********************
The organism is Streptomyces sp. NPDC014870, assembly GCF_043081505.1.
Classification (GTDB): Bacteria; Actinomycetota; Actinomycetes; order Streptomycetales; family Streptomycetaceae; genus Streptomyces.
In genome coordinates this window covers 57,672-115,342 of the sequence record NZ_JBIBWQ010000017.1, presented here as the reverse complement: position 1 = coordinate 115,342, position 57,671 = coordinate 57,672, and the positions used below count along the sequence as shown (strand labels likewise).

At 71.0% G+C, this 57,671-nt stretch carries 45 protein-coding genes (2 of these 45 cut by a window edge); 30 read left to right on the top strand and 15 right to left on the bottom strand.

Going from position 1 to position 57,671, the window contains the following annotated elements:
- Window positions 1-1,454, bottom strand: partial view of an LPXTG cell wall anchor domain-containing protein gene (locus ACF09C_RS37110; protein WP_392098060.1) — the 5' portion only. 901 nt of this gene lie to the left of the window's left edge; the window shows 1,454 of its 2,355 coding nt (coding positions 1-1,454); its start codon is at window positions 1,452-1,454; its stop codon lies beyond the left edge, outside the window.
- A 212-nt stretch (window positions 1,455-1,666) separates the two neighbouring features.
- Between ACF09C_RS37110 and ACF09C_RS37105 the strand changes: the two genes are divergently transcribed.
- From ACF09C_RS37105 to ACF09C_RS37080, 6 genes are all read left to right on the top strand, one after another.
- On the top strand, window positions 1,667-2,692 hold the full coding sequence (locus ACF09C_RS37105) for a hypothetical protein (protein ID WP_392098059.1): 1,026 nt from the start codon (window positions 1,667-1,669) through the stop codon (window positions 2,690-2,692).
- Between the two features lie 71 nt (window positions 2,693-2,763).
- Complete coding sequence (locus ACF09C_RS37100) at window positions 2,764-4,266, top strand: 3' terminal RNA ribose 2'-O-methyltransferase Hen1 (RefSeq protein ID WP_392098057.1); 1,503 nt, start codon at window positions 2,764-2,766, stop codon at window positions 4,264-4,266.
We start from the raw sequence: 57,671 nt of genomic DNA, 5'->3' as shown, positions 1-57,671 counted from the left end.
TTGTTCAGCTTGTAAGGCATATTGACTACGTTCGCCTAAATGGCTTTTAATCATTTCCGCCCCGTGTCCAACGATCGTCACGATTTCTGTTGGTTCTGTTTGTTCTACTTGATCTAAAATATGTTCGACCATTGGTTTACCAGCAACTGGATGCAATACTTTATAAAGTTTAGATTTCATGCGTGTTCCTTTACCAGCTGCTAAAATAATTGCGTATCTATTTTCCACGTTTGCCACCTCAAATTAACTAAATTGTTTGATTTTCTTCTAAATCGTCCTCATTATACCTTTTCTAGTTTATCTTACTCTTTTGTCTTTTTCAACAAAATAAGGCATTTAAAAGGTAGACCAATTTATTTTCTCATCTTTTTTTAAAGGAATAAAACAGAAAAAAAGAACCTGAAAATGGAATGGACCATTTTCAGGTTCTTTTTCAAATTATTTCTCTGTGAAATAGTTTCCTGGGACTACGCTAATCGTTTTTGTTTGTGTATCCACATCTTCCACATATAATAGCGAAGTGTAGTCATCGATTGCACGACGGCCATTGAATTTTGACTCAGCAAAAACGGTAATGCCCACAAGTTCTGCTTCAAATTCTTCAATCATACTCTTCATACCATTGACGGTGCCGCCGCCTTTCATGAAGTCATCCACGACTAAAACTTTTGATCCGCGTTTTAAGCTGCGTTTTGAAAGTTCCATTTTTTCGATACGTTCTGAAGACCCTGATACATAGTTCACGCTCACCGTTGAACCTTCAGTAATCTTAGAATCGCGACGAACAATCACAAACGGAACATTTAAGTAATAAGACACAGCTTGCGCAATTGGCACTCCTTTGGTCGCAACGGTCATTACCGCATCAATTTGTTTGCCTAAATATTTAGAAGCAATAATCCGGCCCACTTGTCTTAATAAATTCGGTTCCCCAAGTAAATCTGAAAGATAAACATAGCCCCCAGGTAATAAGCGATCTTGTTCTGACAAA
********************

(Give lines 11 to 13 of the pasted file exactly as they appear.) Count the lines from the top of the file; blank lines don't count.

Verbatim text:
- Between the two features lie 71 nt (window positions 2,693-2,763).
- Complete coding sequence (locus ACF09C_RS37100) at window positions 2,764-4,266, top strand: 3' terminal RNA ribose 2'-O-methyltransferase Hen1 (RefSeq protein ID WP_392098057.1); 1,503 nt, start codon at window positions 2,764-2,766, stop codon at window positions 4,264-4,266.
We start from the raw sequence: 57,671 nt of genomic DNA, 5'->3' as shown, positions 1-57,671 counted from the left end.